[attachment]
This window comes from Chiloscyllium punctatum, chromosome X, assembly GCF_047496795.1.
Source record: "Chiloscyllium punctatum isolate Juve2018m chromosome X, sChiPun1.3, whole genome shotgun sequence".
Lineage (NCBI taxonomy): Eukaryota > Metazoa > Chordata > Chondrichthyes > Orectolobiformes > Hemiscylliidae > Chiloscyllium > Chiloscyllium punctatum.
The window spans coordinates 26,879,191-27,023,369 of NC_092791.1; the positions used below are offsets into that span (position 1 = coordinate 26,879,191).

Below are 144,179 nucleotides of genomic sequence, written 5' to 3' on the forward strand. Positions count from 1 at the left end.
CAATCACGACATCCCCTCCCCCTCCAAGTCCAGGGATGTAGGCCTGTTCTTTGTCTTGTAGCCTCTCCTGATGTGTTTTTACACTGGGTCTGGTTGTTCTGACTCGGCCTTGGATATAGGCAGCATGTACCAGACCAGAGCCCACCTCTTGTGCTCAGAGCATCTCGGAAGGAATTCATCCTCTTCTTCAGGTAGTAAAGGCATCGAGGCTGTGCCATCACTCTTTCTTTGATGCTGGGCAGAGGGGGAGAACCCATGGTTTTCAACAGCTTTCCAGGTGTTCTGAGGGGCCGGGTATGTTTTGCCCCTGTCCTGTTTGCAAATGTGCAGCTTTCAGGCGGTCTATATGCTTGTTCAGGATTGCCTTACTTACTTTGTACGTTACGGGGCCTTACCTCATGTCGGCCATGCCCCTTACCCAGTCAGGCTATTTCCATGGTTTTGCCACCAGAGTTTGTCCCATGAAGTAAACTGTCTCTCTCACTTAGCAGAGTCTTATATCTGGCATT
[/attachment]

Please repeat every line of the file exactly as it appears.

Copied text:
This window comes from Chiloscyllium punctatum, chromosome X, assembly GCF_047496795.1.
Source record: "Chiloscyllium punctatum isolate Juve2018m chromosome X, sChiPun1.3, whole genome shotgun sequence".
Lineage (NCBI taxonomy): Eukaryota > Metazoa > Chordata > Chondrichthyes > Orectolobiformes > Hemiscylliidae > Chiloscyllium > Chiloscyllium punctatum.
The window spans coordinates 26,879,191-27,023,369 of NC_092791.1; the positions used below are offsets into that span (position 1 = coordinate 26,879,191).

Below are 144,179 nucleotides of genomic sequence, written 5' to 3' on the forward strand. Positions count from 1 at the left end.
CAATCACGACATCCCCTCCCCCTCCAAGTCCAGGGATGTAGGCCTGTTCTTTGTCTTGTAGCCTCTCCTGATGTGTTTTTACACTGGGTCTGGTTGTTCTGACTCGGCCTTGGATATAGGCAGCATGTACCAGACCAGAGCCCACCTCTTGTGCTCAGAGCATCTCGGAAGGAATTCATCCTCTTCTTCAGGTAGTAAAGGCATCGAGGCTGTGCCATCACTCTTTCTTTGATGCTGGGCAGAGGGGGAGAACCCATGGTTTTCAACAGCTTTCCAGGTGTTCTGAGGGGCCGGGTATGTTTTGCCCCTGTCCTGTTTGCAAATGTGCAGCTTTCAGGCGGTCTATATGCTTGTTCAGGATTGCCTTACTTACTTTGTACGTTACGGGGCCTTACCTCATGTCGGCCATGCCCCTTACCCAGTCAGGCTATTTCCATGGTTTTGCCACCAGAGTTTGTCCCATGAAGTAAACTGTCTCTCTCACTTAGCAGAGTCTTATATCTGGCATT